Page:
DuckDuckGo denies using fingerprinting to track its users

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DuckDuckGo denies using fingerprinting to track its users


Responding to a forum post that accused it of "fingerprinting users", privacy-centric search engine DuckDuckGo says that fears are unfounded and that it is not tracking its users.

The allegation was made after the Firefox extension CanvasBlocker showed a warning to users. The suggestion of fingerprinting -- gathering as much information as possible about a user through their browser to create a unique identifier that can be used for tracking -- is clearly something that would seem to sit in opposition to what DuckDuckGo claims to stand for. The company CEO says the accusation is simply wrong.

The accusation was made recently on the Whonix forum by a user by the name of 9jnc7: "DuckDuckGo is using the Canvas DOMRect API on their search engine. Canvas is used to make unique geometry measurements on target browsers, and DOMRect API uses rectangles. This can be verified with the CanvasBlocker Firefox add-on by Korbinian Kapsner. DDG has recently been redirecting some website navigations to cute pictures with remarks about their privacy promises. The organization is now seeking to expand their Internet presence. DDG are without question data brokers, and commercial websites that make promises like DDG does will not survive for long if they actually keep them".

Over on Reddit, Brian Stoner -- DuckDuckGo's head of search -- denies the accusation:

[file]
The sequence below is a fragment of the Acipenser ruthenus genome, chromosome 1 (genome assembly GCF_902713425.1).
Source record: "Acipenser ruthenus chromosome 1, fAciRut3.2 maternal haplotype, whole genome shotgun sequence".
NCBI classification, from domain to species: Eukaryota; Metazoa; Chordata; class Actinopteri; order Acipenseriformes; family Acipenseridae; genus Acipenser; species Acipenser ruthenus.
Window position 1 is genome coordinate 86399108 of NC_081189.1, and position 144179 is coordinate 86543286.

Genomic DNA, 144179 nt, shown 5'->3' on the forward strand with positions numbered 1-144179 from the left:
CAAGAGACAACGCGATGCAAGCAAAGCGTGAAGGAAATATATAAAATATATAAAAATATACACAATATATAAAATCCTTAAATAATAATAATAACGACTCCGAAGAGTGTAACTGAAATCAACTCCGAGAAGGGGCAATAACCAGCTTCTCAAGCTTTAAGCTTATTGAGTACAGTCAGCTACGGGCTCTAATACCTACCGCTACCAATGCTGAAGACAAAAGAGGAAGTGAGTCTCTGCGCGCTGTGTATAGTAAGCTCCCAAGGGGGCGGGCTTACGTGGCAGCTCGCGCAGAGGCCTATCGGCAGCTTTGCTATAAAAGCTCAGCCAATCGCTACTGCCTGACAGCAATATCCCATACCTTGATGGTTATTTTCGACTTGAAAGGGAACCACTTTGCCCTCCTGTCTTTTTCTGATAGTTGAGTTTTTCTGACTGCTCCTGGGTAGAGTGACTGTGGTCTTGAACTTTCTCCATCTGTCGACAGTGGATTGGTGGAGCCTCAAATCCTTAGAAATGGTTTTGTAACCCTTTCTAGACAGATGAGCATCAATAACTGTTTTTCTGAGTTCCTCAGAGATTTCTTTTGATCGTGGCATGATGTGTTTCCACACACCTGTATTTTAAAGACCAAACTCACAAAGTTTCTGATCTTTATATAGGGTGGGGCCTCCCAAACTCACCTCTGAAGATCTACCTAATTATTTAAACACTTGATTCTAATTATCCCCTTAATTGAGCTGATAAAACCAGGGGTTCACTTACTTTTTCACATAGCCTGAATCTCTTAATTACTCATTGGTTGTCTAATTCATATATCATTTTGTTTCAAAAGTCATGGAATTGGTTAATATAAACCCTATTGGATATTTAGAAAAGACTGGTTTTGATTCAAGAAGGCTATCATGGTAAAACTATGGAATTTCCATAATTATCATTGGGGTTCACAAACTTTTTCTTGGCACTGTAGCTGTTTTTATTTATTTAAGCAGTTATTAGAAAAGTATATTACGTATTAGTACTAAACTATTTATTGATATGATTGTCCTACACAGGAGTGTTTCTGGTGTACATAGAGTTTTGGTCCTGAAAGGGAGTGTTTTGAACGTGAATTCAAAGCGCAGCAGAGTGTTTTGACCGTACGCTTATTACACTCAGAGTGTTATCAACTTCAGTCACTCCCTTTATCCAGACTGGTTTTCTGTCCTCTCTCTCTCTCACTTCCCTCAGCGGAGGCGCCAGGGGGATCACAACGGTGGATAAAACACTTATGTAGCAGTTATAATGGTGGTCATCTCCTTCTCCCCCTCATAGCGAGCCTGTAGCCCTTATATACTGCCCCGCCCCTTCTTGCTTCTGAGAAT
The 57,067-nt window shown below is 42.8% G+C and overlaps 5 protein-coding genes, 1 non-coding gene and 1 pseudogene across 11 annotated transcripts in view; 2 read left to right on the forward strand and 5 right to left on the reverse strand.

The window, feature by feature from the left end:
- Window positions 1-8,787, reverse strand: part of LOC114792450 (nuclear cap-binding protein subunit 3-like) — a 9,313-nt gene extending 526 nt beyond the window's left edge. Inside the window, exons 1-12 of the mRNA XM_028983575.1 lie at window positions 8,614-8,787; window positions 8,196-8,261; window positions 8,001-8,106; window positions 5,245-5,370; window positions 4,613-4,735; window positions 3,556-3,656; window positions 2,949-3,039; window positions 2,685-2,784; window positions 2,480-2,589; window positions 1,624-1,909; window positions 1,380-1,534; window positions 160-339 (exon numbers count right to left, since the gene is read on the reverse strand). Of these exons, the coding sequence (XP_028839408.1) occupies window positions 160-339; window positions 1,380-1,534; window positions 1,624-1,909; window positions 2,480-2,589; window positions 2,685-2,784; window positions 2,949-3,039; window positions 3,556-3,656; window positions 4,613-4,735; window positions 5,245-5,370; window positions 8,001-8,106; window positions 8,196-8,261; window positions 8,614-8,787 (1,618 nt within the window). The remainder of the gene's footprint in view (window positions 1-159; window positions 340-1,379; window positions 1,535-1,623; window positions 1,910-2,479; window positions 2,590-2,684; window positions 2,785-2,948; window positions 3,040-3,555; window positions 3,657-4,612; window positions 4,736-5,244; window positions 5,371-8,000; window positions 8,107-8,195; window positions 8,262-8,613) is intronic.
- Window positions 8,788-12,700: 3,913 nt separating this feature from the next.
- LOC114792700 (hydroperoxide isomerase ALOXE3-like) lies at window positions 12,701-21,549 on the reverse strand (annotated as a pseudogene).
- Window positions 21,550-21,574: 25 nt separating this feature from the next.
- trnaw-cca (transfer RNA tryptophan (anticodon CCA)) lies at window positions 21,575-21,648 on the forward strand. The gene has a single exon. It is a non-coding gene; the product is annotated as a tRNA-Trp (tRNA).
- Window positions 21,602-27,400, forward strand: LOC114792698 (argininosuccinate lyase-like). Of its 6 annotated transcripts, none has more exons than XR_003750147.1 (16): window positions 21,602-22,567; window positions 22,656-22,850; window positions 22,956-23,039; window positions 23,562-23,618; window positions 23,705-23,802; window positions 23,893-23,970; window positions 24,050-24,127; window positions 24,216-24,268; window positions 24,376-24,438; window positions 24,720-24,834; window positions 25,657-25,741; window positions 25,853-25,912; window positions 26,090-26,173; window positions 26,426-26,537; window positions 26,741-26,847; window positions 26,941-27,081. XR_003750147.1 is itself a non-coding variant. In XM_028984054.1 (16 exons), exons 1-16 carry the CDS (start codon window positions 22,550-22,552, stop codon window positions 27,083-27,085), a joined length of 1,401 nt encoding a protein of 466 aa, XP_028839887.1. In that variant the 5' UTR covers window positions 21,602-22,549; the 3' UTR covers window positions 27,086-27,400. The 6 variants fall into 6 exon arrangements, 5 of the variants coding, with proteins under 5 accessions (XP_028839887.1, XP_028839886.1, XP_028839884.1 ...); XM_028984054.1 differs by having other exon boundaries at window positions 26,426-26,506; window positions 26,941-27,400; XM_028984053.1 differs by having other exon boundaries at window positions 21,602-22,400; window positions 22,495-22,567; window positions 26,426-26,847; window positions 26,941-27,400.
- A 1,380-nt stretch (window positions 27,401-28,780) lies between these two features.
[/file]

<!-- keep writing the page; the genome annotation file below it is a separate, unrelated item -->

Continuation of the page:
We are absolutely NOT doing any fingerprinting whatsoever. Please see our privacy policy, it's pretty clear on this: "We don't collect or share personal information." visit this link https://duckduckgo.com/privacy

We use a variety of browser API's to deliver a search experience that is competitive with Google's. Many "fingerprint" protection extensions take a scorched earth approach, blocking any browser API that could be exploited by a bad actor.

Speaking to TechCrunch, DuckDuckGo CEO Gabe Weinberg says that the warning is a false positive:

Fingerprinting-detection libraries unfortunately create false positives because they don't anticipate good actors using some browser APIs for non-nefarious purposes for which they were designed. We know this not only because we're falsely identified here (and have been elsewhere) but because we are building this type of detection into our mobile app and browser extension and don't similarly want to make false claims.

So what is DuckDuckGo using the API for? Weinberg thinks it could be the search engine's use of getBoundingClientRect() to "determine size of browser and how to layout the page" that's causing the problem.
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